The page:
When Mommy Wants More

Maybe it would have been easier if I had just continued to toe the line. Maybe if I didn’t ask so many questions, or try to make sense of things, I’d be gliding through life right now, feeling secure in my place in this world and the next.

But following rules has never been my strong suit.

I got married young, with the message that I should be having a baby about every two years until menopause, or, if it turns out I have a weak constitution, a nervous breakdown.

Maybe if I had done that, I wouldn’t have had time to think. Maybe I would have been able to blame all the disaffection and dissatisfaction on hormones. Maybe, by the time my youngest child was independent enough for me to have a few quiet minutes to think, and ask myself what I truly want out of this crazy ride called life, I would have been a young grandmother, content with her lot, and looking forward to the half of my life where I get to lay back and schep nachas.

But I didn’t. My husband and I veered radically from what we were taught was the appropriate way to conduct our reproductive decisions, and in my late twenties, we decided, with no input from a halachic authority, that our family would not be growing further. And now I have nothing to blame the disaffection and and disillusionment on but my own inner turmoil. It’s not you, it’s me. I’m not tired, depressed, anxious and angry because being the mother of small children is hard.

It’s because I am emotionally unstable. It’s because I need medication to keep the chemicals balanced in my brain. It’s because I have examined my life under a powerful microscope, I’ve shined a light into the most cobwebby corners of my subconscious, and I’ve found dangerous thoughts there. Thoughts I’ve suppressed for over a decade, laying dormant, but no less potent than they were they moment they were created.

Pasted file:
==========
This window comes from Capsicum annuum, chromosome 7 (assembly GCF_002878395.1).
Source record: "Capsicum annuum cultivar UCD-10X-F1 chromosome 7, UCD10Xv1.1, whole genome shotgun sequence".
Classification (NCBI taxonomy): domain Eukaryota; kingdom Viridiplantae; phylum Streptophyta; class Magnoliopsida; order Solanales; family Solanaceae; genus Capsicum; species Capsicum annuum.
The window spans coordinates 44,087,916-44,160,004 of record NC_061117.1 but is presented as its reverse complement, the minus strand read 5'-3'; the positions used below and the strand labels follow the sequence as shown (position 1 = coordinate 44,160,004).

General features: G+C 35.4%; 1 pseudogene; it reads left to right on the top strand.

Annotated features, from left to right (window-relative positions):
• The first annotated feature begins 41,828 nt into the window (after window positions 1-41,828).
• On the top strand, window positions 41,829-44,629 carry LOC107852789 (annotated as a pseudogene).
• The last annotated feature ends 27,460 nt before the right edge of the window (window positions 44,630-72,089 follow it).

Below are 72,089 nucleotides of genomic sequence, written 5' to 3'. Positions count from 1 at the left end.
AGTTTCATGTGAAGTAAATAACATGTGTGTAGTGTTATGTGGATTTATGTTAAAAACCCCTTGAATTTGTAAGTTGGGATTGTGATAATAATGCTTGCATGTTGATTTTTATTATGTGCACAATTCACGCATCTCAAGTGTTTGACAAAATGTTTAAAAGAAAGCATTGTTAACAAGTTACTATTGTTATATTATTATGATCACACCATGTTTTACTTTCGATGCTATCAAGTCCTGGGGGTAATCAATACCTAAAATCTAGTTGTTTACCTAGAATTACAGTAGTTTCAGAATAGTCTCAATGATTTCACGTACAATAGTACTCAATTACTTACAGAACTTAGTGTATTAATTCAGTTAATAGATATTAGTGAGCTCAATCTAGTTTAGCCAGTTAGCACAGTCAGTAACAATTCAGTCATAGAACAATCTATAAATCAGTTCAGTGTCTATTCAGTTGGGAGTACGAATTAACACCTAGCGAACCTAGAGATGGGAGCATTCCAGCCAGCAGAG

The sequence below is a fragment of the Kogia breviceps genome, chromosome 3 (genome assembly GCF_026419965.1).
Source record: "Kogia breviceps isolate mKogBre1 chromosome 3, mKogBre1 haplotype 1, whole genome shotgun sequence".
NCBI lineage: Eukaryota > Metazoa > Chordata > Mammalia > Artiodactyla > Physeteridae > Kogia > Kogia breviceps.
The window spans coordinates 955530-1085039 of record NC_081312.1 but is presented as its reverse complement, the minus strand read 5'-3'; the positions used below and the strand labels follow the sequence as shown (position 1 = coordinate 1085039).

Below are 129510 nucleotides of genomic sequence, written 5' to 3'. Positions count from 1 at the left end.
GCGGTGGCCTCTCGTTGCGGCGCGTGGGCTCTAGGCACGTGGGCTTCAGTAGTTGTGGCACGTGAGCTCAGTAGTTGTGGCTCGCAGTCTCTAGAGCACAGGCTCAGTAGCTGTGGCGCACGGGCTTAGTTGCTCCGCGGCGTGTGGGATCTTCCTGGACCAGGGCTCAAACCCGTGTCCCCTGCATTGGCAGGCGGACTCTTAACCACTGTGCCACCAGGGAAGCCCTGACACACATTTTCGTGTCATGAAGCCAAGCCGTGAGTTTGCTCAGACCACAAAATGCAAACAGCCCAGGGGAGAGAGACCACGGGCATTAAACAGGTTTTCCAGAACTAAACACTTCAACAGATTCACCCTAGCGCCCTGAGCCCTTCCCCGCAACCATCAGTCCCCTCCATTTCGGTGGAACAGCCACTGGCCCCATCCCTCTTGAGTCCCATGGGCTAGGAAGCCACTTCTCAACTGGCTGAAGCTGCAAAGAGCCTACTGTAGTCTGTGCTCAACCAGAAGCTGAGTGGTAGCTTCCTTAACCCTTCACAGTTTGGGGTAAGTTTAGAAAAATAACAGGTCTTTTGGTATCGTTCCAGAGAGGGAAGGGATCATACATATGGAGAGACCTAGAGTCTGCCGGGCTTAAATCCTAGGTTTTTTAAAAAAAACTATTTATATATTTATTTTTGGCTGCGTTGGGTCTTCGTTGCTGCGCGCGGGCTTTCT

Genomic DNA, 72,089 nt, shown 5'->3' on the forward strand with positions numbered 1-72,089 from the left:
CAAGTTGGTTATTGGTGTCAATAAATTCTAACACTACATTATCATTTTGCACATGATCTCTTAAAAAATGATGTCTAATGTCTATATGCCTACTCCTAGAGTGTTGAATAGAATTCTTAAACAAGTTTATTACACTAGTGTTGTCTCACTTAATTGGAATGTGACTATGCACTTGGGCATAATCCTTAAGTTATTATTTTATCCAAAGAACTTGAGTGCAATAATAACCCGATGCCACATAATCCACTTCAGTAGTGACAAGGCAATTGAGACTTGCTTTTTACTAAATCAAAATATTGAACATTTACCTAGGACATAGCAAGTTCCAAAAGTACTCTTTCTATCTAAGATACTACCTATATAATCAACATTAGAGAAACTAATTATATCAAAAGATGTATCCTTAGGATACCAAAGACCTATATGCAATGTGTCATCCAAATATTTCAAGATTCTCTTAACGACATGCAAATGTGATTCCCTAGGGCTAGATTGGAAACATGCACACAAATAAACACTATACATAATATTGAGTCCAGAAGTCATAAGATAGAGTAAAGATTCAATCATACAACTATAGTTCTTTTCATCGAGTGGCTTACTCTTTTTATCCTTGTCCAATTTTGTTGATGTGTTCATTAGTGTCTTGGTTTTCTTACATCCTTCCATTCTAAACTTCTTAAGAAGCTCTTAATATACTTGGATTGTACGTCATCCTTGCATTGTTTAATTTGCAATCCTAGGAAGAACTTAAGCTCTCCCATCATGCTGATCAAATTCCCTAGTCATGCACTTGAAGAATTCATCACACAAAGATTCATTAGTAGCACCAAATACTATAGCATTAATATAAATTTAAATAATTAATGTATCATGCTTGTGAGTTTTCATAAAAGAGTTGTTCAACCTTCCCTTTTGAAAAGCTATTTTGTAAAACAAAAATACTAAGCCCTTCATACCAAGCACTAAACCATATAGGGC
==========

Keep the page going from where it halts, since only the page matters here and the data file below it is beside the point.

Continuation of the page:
And now I need to grapple with those thoughts. I need to ask myself how I want my life to look. How I want the lives of my children to look. Will those two pictures blend into something beautiful? Or will the picture of my children’s future overshadow mine? Or will mine cast a dark pall over theirs?

It occurred to me recently that my husband and I never made the active decision to have children. No one suggested or recommended (or even mentioned with derision) the idea of using birth control for a limited duration in the beginning of our marriage–just so we can get used to our new circumstances–before throwing pregnancy hormones, and prenatal appointments, and then a newborn helpless infant into the mix. It was just expected. If you’re married and childless, there’s no place for birth control in your life. Peru u’revu. Pop those babies out. We lost so many in the Holocaust. It’s our duty to fill the ranks.

But I was foolish enough to stop and ask why. I was foolish enough to flirt with the idea of placing my own needs before everyone else’s, and now that that Pandora’s box has been opened, my own ego came screaming out like a banshee, and there’s no shoving her back inside. I want more. I want more. I want the chance to explore and experiment and to ask myself what I love and who I love, and not have to take anyone else into account.

I love my children with every fiber of my being. I wanted each and every one of them, and I would risk life and limb to protect them from harm. But I don’t know how to hold that feeling in one hand while holding my own ego in the other. It’s a constant struggle. Maybe I’m just a more selfish person than most? Maybe I have a harder time seeing nuance? I think I’m still just reeling from this incredibly strange experience of waking up fifteen years into my marriage and realizing I’ve been moving through life without really living. And I want more.

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1 Comment

  1. Anonymous November 25, 2019 at 2:47 pm

    You’re not selfish. We are way more than baby machines, and we all deserve to figure out all the parts of what that way more is.

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